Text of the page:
This article originally appeared in
Volume 28 Number 4
Wednesday, February 23, 2003 Page 102
Italian Finance Minister Says Compliance
With Kyoto Will Be Costly, Have Few Benefits
ROME -- Complying with emission reduction targets set out in the Kyoto Protocol will cost Italy [Euros]3 billion
(US$3.9 billion), according to estimates released on Feb. 11 by Italy's Finance Ministry, which also said the
country will receive little in return for the investment.
In Italy's latest comments criticizing the international climate change treaty, Finance Minister Domenico
Siniscalco told Parliament that Italy would not be able to meet its Kyoto targets without a "great struggle."
Siniscalco also said that despite all the activity related to the protocol's entry into force Feb. 16, there was
inadequate evidence to prove that it would be effective in slowing climate change, and he expressed doubt as to
whether the treaty would be legally binding.
"On the one hand the targets are probably insufficient to reverse the climate trend, but from a purely quantitative
point of view they are very ambitious," Siniscalco said, according to statements released by his office Feb. 15.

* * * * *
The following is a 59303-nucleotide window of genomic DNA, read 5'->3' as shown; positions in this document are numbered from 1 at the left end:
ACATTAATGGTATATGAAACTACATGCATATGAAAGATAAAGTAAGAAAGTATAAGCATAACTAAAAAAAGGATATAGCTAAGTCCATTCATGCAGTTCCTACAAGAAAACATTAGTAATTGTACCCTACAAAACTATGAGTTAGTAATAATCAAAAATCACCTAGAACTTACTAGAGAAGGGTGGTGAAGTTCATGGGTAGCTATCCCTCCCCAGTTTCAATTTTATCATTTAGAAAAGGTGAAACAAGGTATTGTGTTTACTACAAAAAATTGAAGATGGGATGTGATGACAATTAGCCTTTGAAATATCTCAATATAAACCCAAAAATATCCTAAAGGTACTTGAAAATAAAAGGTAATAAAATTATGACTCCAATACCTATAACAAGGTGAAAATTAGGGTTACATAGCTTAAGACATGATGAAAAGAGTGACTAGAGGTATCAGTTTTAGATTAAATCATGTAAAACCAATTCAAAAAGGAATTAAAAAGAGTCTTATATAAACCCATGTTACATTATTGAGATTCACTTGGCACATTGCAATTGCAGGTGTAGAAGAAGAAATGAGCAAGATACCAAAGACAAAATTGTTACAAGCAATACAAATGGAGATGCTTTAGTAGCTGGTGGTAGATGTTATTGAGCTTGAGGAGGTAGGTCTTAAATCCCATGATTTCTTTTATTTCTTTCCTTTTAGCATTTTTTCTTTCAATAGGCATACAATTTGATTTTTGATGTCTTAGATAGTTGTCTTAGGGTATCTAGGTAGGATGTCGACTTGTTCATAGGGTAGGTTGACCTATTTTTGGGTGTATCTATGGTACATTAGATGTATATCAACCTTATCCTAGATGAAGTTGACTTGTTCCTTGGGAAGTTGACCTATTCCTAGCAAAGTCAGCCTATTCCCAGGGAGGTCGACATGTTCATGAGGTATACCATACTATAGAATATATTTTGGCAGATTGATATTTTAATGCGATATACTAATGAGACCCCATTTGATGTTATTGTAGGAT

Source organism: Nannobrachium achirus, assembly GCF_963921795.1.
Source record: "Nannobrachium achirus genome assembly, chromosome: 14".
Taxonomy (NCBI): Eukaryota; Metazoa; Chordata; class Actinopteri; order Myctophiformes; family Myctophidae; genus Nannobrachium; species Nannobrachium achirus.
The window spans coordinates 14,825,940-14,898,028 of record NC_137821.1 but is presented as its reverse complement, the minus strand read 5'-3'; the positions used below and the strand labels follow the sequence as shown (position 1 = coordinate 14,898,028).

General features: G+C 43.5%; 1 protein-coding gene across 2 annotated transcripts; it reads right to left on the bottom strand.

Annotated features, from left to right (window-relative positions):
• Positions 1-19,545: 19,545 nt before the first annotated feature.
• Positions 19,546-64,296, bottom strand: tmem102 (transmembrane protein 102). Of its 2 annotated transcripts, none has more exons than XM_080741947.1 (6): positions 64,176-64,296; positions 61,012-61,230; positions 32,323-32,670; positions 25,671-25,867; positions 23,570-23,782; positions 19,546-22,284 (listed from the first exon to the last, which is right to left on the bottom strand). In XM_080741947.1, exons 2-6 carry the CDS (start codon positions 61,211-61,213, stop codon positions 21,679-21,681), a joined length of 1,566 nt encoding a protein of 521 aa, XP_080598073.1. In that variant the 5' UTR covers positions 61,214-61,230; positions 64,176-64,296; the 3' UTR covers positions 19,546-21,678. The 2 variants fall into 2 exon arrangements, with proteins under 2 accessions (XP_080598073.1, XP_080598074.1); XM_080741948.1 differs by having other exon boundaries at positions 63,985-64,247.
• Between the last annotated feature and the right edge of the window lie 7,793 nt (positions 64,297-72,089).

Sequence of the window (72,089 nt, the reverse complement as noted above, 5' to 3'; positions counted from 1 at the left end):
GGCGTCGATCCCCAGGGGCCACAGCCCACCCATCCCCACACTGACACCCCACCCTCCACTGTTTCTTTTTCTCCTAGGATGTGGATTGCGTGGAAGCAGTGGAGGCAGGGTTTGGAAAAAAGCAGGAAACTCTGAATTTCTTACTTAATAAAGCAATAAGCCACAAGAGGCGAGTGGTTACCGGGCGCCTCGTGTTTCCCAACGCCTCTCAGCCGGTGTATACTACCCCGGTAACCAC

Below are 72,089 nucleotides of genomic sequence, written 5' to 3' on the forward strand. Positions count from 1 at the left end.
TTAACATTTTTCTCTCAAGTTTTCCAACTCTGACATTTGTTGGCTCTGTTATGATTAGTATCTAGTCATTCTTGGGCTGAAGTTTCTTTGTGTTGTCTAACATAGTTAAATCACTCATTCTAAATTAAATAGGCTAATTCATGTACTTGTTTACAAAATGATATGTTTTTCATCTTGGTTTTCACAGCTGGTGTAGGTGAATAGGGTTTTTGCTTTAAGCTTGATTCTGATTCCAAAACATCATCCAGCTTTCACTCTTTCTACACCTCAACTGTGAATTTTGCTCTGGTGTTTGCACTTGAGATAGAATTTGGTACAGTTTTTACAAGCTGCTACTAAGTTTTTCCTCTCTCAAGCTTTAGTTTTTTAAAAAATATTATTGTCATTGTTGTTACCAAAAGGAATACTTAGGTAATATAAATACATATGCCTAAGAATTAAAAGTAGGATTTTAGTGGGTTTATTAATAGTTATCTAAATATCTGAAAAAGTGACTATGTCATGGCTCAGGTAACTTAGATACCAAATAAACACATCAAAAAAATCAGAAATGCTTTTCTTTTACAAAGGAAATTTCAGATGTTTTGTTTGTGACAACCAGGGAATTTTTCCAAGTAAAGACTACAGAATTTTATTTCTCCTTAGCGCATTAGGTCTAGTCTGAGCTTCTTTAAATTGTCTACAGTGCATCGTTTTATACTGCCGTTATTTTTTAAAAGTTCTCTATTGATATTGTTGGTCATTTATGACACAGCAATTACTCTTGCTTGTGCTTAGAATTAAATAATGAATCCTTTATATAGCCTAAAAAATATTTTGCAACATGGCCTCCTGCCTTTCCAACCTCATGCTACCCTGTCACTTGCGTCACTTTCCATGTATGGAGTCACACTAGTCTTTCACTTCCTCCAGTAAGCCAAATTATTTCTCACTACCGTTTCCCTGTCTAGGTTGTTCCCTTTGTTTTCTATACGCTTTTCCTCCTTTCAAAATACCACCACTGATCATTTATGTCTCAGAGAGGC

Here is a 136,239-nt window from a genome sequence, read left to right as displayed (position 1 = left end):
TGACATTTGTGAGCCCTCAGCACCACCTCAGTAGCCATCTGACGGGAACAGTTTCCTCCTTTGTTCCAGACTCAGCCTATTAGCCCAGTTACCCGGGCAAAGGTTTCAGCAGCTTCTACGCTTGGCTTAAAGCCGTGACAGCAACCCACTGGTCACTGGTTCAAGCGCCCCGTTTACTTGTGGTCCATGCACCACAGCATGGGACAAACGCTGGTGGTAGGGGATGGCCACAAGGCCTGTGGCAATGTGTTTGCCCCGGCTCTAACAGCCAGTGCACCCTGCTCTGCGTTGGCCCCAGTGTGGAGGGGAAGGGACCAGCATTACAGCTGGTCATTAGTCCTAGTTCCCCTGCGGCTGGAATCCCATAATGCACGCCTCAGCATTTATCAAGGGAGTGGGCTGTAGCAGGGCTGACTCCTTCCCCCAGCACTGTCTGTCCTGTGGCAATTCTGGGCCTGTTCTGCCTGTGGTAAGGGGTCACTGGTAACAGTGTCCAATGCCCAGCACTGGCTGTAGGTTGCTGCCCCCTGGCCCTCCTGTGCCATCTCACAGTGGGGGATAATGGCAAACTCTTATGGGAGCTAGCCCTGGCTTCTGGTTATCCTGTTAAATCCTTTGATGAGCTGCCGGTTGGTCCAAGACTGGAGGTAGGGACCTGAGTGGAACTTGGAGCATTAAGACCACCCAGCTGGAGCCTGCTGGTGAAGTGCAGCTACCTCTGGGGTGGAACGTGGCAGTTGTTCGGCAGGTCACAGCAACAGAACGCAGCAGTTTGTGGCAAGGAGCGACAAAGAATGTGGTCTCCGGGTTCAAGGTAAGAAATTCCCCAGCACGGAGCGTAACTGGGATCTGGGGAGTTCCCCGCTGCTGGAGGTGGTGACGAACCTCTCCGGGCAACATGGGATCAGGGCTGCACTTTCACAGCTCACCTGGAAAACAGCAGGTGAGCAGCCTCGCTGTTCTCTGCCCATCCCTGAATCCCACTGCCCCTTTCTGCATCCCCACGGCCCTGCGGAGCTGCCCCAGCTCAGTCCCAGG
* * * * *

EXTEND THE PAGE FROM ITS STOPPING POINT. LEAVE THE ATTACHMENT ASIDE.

"In any case, I am convinced that the Kyoto Protocol's coming into force is not really a law but a process, a
direction in which we are walking."
Italian government agencies and officials have issued a series of similarly critical statements concerning the
Kyoto Protocol to reduce greenhouse gas emissions, which officially took effect Feb. 16.
In December, Environment Minister Altero Matteoli said Italy could withdraw from the pact after 2012 if countries
like the United States, China, and India do not agree to reduce emissions (28 INER 9, 01/12/05 ).
13 Percent Over Target
Under the European Union's burden sharing agreement for implementing the Kyoto Protocol, Italy must reduce
its greenhouse gas emissions by 6.5 percent from 1990 levels by the end of the period 2008-2012.
According to government figures, however, Italy's emissions rose 6.7 percent from 1990 levels by the end of
"Unless the Kyoto protocol is renegotiated, Italy will reach its targets only by using all of the flexible
mechanisms allowed by the rules," Siniscalco said.
The Kyoto pact's "flexible mechanisms" include in the Clean Development Mechanism and the Joint
Implementation provisions, which allow countries to acquire credits toward meeting reduction targets from
Siniscalco said emission reductions would cost Italy about [Euros]5.50 (US$7.15) per metric ton.
"The foreseen costs are not simply costs for the Italian Treasury but for every Italian and the entire Italian
system," Siniscalco said.
By Eric J. Lyman
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